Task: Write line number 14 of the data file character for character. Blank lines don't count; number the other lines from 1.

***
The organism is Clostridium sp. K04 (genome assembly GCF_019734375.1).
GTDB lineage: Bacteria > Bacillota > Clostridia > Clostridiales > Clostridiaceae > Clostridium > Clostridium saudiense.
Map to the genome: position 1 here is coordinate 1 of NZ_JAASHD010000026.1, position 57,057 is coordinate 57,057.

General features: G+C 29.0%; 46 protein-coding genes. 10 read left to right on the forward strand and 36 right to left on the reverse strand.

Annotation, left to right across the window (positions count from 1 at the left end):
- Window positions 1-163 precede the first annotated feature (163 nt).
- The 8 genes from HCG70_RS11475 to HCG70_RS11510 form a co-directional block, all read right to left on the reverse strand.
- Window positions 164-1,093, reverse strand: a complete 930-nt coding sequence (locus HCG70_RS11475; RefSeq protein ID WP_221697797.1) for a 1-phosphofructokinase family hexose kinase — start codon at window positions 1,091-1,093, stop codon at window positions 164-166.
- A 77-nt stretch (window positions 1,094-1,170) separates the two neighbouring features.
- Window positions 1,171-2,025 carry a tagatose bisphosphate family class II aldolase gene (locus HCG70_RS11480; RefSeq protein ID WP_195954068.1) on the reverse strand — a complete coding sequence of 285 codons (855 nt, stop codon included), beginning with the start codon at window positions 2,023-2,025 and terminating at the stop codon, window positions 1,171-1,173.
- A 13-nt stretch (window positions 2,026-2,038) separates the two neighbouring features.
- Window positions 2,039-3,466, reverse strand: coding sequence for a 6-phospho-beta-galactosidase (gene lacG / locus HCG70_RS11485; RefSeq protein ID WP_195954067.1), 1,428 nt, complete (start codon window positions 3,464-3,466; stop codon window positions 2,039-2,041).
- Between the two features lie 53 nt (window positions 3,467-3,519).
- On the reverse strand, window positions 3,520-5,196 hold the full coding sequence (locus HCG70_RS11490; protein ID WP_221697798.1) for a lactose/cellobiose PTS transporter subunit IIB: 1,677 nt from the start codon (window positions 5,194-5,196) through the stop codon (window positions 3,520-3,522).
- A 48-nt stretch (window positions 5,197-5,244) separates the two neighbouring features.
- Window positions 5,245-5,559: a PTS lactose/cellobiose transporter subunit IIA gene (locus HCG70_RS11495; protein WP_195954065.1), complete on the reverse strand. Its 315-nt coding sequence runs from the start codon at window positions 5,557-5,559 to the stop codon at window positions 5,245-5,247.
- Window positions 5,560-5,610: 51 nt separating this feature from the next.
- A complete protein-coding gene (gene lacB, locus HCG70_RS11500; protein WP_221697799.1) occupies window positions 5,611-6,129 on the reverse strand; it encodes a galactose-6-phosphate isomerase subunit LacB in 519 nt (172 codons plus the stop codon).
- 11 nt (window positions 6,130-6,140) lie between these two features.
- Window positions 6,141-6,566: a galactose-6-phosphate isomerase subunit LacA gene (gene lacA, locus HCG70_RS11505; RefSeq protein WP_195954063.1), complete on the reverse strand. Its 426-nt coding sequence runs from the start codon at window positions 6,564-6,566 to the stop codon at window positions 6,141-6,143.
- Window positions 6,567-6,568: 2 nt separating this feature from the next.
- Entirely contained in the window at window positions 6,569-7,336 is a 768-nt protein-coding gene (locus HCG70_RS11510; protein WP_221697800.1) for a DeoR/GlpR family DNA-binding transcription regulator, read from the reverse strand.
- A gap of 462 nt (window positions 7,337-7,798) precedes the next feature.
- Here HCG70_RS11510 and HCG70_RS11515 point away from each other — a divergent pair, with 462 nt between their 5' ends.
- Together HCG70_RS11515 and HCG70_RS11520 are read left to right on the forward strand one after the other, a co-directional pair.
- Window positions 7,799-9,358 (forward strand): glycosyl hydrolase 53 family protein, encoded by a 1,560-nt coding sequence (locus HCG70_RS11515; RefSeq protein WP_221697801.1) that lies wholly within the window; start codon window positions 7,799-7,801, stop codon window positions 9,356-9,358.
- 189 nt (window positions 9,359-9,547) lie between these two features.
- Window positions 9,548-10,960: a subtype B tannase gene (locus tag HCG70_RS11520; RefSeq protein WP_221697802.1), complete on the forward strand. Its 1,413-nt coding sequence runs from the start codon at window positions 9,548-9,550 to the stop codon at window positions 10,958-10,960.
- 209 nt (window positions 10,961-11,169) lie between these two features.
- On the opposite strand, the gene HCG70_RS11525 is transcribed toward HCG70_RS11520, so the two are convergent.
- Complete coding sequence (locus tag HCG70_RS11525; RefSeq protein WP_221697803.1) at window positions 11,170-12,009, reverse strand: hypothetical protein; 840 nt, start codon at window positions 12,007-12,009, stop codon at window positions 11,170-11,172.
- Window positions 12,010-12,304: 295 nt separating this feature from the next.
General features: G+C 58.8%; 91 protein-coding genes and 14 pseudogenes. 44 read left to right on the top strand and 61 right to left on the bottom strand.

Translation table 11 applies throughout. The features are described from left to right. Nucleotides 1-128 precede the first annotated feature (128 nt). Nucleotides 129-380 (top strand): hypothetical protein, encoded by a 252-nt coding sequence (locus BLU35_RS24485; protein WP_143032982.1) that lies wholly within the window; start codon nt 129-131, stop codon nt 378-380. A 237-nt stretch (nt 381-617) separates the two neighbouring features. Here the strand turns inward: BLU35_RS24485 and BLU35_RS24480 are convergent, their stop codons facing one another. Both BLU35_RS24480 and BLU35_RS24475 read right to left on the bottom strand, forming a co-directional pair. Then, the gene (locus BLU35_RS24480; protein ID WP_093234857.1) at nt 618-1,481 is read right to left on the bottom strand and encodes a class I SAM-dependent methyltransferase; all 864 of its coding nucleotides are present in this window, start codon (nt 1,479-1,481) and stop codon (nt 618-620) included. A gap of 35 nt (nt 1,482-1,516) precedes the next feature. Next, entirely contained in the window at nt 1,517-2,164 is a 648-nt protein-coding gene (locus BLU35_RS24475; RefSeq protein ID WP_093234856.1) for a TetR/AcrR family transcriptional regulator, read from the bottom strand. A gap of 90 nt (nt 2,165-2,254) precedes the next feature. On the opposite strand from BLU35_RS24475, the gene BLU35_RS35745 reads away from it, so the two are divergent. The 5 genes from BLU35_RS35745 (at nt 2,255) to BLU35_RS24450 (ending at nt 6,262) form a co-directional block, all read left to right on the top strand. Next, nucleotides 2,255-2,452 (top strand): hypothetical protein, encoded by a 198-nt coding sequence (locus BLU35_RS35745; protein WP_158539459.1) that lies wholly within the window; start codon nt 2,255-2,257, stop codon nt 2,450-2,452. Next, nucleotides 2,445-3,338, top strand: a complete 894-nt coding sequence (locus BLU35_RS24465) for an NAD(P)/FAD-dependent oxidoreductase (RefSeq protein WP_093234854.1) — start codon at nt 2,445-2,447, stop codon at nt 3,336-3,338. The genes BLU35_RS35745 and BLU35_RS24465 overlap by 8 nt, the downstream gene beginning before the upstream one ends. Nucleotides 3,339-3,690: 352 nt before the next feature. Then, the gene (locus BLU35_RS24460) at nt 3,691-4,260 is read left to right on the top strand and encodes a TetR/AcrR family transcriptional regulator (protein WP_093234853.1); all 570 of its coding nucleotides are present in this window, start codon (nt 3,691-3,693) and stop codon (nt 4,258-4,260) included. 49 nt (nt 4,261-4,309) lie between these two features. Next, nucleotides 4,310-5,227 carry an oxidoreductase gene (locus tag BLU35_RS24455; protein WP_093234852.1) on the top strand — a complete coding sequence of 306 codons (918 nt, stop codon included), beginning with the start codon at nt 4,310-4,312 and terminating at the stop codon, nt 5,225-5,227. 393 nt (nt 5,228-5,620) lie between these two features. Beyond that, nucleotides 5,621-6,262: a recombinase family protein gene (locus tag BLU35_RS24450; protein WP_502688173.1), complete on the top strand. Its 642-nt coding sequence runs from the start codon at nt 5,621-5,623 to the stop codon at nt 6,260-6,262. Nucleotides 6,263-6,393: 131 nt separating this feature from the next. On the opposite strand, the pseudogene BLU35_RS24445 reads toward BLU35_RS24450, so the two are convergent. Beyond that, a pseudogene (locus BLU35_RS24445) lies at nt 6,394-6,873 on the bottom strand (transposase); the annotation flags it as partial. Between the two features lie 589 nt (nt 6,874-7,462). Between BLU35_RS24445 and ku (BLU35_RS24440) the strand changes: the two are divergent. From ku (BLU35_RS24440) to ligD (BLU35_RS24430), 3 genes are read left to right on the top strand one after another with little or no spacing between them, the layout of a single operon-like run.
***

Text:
- On the reverse strand, window positions 3,520-5,196 hold the full coding sequence (locus HCG70_RS11490; protein ID WP_221697798.1) for a lactose/cellobiose PTS transporter subunit IIB: 1,677 nt from the start codon (window positions 5,194-5,196) through the stop codon (window positions 3,520-3,522).